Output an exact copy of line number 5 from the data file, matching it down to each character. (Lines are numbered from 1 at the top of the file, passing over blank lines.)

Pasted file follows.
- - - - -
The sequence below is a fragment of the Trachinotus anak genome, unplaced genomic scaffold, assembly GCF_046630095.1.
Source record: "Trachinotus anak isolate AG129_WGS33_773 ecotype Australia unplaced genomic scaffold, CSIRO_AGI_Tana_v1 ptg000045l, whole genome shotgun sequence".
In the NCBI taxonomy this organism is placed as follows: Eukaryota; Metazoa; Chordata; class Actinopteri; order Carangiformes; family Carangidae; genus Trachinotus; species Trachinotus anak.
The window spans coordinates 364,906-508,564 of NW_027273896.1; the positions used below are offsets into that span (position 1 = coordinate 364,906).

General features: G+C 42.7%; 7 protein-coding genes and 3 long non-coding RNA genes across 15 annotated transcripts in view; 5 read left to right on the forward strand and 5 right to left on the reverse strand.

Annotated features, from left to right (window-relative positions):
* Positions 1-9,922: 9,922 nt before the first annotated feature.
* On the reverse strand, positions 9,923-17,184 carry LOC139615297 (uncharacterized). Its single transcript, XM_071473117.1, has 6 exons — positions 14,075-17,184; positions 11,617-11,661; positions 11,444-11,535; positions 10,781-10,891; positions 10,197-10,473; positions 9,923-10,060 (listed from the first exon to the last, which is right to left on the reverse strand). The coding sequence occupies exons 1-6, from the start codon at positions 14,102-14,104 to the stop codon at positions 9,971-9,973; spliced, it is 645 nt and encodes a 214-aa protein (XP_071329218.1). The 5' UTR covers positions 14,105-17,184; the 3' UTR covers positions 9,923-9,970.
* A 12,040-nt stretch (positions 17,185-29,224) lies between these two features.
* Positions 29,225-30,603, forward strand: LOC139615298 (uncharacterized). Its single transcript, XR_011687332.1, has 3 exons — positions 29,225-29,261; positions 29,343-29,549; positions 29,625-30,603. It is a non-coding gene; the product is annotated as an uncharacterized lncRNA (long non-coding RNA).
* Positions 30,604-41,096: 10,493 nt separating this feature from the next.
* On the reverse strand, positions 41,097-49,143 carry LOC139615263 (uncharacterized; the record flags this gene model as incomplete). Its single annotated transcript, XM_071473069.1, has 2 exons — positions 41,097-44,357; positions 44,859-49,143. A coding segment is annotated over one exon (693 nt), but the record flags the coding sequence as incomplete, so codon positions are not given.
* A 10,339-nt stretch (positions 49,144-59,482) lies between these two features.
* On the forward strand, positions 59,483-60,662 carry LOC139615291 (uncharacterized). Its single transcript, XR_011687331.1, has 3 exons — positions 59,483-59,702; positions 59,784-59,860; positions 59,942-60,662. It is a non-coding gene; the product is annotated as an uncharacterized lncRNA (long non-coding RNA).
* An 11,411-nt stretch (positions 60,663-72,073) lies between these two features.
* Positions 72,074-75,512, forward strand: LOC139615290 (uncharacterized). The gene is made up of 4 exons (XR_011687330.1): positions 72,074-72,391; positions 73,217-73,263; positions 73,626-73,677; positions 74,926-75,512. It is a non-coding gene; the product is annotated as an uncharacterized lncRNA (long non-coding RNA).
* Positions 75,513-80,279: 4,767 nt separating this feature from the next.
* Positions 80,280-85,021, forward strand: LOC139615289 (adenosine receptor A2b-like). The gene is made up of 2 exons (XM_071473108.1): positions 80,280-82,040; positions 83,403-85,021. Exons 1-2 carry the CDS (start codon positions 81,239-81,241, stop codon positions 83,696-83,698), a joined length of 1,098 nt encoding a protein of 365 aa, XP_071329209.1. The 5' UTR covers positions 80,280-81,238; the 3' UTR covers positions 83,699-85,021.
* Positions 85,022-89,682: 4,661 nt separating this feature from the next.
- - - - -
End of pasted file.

General features: G+C 42.7%; 7 protein-coding genes and 3 long non-coding RNA genes across 15 annotated transcripts in view; 5 read left to right on the forward strand and 5 right to left on the reverse strand.